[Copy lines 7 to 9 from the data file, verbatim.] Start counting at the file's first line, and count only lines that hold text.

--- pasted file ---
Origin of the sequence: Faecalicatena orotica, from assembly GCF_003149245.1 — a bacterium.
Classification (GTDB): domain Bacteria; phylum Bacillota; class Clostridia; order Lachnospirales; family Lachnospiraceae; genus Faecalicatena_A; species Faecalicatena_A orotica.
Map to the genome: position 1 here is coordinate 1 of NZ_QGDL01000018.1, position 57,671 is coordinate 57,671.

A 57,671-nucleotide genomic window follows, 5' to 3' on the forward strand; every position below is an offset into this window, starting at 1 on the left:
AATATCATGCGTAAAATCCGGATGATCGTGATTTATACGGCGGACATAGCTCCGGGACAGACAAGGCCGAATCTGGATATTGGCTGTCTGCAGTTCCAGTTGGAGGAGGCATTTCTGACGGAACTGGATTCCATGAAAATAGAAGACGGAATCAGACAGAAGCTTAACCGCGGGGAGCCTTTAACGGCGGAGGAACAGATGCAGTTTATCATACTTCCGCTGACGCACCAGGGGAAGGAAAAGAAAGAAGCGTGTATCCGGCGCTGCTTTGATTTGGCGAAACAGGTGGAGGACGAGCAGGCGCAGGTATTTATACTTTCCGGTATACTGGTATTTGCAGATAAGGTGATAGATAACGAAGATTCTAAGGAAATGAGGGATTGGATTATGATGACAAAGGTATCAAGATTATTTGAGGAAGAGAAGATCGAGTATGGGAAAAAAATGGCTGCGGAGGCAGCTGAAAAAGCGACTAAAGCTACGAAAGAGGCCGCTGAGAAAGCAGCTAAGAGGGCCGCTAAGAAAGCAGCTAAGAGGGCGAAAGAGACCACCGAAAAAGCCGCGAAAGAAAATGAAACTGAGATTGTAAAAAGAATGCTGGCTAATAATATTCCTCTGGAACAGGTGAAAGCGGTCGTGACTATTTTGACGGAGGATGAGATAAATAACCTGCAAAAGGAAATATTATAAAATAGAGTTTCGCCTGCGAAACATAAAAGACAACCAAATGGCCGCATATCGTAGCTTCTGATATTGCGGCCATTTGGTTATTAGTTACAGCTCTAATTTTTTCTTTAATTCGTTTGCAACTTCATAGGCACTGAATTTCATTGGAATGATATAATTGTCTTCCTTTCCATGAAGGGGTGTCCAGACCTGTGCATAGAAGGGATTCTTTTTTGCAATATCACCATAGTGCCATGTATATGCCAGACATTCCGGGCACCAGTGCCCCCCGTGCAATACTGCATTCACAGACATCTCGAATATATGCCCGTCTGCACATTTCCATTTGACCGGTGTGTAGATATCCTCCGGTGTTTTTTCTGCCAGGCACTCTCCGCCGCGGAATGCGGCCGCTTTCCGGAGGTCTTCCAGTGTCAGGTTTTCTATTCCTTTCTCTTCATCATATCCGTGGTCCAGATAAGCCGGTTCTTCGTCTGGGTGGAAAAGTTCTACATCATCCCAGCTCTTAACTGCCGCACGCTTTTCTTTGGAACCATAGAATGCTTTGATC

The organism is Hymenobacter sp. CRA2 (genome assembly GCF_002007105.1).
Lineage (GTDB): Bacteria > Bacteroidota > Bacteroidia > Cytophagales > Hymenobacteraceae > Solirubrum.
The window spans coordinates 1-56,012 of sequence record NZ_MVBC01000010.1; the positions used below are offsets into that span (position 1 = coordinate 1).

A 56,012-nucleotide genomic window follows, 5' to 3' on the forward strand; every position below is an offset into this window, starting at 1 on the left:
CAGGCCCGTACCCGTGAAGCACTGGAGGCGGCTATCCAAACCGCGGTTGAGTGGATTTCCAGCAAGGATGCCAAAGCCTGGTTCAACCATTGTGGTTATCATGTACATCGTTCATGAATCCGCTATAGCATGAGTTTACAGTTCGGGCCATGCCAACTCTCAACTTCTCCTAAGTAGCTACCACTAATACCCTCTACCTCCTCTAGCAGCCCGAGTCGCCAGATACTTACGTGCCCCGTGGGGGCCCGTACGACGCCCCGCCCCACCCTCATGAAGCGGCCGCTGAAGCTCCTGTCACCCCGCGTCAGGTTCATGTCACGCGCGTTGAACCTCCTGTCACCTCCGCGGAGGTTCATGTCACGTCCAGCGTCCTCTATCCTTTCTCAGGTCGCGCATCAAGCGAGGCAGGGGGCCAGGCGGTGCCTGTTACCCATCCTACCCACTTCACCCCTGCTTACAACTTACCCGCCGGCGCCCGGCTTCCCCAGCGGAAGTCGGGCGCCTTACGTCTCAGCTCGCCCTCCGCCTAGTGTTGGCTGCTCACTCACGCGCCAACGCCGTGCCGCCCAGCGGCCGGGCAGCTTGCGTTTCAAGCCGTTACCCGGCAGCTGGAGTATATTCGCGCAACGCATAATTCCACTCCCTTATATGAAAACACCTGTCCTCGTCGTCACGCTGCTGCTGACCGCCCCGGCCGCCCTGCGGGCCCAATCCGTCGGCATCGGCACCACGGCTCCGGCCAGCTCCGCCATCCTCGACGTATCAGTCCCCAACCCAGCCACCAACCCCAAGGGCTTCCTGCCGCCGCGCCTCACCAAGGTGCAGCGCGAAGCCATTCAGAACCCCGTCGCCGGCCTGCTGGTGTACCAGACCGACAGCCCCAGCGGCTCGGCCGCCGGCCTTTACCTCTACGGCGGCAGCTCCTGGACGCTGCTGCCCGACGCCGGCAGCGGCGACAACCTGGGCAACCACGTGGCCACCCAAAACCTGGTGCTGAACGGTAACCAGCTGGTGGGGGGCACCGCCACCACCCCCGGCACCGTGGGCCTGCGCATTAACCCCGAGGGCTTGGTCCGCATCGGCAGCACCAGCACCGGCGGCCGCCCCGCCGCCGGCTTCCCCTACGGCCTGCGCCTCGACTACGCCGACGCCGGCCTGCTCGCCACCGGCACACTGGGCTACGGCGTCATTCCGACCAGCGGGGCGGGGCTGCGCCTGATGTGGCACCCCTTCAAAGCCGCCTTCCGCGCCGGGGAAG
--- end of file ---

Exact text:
Lineage (GTDB): Bacteria > Bacteroidota > Bacteroidia > Cytophagales > Hymenobacteraceae > Solirubrum.
The window spans coordinates 1-56,012 of sequence record NZ_MVBC01000010.1; the positions used below are offsets into that span (position 1 = coordinate 1).

A 56,012-nucleotide genomic window follows, 5' to 3' on the forward strand; every position below is an offset into this window, starting at 1 on the left: